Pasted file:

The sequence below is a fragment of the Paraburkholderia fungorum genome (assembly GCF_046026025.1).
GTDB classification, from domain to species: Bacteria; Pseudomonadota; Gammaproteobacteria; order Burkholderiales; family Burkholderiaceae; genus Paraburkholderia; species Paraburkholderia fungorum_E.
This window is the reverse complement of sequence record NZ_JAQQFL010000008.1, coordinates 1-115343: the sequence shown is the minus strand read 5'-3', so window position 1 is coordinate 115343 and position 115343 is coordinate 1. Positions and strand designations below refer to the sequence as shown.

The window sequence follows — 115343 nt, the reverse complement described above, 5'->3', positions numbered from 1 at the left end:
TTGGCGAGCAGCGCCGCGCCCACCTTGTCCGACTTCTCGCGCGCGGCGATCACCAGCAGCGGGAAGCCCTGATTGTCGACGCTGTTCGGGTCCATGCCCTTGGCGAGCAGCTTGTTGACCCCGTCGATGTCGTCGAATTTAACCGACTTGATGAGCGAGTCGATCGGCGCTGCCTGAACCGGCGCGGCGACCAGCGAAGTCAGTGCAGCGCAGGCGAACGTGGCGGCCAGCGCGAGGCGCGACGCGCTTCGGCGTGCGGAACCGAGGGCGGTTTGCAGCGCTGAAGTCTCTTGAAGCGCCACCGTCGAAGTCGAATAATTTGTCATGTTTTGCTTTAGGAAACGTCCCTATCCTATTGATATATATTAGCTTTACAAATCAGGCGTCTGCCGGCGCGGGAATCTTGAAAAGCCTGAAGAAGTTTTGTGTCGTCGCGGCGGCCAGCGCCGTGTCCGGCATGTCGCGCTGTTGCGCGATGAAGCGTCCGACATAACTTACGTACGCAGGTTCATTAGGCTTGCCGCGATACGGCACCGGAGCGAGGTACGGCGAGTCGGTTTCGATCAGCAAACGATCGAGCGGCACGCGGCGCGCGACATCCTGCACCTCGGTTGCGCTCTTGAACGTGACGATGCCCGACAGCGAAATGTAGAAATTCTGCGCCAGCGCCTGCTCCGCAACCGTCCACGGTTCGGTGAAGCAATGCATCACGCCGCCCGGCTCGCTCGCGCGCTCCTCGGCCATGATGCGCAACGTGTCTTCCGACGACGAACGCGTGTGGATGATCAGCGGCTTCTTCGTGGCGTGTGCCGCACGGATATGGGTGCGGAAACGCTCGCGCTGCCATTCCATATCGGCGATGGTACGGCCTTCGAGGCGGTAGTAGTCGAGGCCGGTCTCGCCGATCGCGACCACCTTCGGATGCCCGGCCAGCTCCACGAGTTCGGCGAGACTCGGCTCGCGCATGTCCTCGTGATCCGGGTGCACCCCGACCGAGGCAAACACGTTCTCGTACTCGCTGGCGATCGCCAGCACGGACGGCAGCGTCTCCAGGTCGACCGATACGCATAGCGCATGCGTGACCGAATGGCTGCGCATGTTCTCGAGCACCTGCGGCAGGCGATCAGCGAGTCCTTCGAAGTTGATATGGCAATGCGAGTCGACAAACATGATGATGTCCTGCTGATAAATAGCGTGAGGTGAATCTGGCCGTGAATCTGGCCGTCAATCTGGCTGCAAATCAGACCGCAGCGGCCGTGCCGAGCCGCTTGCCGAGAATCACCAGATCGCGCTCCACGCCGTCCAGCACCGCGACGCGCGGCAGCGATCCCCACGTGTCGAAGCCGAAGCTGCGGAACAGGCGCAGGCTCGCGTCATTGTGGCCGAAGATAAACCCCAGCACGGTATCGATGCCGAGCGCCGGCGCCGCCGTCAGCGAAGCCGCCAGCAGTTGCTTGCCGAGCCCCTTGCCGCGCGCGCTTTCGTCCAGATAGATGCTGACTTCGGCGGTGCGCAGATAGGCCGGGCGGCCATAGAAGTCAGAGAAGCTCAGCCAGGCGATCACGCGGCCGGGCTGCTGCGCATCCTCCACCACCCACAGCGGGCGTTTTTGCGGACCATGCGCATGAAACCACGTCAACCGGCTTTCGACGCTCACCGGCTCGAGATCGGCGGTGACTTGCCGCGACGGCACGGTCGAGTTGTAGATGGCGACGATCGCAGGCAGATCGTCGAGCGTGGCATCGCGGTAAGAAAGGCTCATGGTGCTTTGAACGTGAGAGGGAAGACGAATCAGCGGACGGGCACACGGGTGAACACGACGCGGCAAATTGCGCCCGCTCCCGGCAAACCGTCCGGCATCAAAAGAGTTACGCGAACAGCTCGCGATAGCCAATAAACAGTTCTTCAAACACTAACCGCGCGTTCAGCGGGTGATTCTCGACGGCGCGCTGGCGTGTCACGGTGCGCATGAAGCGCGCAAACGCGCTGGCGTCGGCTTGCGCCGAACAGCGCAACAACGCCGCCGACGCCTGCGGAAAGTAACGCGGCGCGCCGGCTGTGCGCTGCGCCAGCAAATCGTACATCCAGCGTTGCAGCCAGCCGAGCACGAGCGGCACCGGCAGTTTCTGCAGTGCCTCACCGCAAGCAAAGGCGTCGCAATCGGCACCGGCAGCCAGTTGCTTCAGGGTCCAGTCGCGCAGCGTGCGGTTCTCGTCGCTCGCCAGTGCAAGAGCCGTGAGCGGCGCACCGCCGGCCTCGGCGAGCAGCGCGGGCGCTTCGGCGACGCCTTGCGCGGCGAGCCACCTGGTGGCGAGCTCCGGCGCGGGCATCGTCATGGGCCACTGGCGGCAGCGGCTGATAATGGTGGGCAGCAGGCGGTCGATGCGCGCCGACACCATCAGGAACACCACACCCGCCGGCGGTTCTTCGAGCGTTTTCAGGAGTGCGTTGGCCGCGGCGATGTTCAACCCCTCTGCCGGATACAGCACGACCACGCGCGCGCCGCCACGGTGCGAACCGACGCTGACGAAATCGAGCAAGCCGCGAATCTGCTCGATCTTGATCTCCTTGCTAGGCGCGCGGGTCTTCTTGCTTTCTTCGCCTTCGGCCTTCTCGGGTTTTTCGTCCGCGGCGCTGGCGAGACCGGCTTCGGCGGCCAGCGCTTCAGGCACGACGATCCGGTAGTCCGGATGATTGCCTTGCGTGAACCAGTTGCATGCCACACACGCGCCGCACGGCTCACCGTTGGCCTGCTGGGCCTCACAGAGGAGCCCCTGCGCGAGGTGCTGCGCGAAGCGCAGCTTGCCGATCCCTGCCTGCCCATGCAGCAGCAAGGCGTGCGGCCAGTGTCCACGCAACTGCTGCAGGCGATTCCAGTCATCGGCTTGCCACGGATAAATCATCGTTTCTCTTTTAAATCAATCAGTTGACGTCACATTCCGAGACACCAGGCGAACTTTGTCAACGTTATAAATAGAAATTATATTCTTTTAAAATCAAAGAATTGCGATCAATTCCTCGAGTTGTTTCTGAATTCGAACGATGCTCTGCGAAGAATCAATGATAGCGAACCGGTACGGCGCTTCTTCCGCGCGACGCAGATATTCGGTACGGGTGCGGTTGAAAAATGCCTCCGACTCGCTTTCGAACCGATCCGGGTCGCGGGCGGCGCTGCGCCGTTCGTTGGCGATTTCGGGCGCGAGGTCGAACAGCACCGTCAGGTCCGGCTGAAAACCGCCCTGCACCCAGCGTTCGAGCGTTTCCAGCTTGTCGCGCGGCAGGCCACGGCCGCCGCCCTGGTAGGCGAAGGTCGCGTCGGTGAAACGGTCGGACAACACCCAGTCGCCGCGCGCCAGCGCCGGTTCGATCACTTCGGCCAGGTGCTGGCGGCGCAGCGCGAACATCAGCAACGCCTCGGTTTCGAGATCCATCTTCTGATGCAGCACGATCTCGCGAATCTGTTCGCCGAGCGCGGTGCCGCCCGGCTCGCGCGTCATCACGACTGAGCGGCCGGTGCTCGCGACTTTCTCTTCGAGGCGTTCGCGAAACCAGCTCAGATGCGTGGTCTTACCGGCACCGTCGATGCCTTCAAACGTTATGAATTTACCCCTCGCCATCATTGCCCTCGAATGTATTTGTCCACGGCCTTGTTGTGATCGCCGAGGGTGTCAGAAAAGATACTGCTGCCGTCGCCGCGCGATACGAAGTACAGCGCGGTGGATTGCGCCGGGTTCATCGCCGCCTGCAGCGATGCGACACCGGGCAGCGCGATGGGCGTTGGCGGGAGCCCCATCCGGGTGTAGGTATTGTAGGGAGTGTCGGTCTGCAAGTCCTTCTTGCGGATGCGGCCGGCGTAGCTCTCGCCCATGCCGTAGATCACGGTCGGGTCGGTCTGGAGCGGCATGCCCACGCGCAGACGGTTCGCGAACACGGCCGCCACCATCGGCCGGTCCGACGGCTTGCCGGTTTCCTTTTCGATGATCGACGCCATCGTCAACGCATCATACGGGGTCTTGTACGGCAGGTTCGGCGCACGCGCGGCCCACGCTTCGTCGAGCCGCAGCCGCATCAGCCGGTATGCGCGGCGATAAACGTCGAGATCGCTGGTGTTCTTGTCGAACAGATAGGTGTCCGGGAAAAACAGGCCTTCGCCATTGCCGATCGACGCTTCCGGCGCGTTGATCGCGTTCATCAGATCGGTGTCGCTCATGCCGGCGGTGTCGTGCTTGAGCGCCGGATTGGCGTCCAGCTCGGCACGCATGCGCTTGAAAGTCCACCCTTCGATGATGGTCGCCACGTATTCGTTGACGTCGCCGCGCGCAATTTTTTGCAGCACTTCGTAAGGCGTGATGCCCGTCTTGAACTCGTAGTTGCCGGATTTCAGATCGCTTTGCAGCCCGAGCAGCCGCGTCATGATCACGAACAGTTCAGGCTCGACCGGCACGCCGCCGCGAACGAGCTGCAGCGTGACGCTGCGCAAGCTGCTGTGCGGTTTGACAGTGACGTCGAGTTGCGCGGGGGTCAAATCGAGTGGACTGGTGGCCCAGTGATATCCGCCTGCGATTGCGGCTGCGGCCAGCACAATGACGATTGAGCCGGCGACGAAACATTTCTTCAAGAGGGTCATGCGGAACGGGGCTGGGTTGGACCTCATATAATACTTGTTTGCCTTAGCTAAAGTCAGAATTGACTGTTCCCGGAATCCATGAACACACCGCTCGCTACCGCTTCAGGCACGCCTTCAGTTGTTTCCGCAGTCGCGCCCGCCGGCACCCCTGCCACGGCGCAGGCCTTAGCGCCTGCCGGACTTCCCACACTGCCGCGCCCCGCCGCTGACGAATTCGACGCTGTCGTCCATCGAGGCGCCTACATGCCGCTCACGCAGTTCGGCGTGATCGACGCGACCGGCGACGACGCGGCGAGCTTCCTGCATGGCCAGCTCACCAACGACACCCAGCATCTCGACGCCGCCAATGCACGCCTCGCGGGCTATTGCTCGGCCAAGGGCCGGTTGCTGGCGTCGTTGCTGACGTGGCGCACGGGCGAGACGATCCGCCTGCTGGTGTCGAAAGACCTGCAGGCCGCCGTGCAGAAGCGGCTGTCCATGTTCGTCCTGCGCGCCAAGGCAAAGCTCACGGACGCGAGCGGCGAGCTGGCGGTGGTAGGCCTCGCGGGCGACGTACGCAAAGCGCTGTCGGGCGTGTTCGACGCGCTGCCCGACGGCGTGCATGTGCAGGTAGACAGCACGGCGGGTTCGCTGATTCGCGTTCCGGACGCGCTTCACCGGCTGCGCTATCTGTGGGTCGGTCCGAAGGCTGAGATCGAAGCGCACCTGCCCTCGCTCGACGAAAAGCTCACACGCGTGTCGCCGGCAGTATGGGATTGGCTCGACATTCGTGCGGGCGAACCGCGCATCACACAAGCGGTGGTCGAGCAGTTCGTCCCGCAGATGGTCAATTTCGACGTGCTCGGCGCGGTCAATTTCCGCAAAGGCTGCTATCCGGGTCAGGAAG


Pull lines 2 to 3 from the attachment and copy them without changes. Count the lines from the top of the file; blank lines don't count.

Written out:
GTDB classification, from domain to species: Bacteria; Pseudomonadota; Gammaproteobacteria; order Burkholderiales; family Burkholderiaceae; genus Paraburkholderia; species Paraburkholderia fungorum_E.
This window is the reverse complement of sequence record NZ_JAQQFL010000008.1, coordinates 1-115343: the sequence shown is the minus strand read 5'-3', so window position 1 is coordinate 115343 and position 115343 is coordinate 1. Positions and strand designations below refer to the sequence as shown.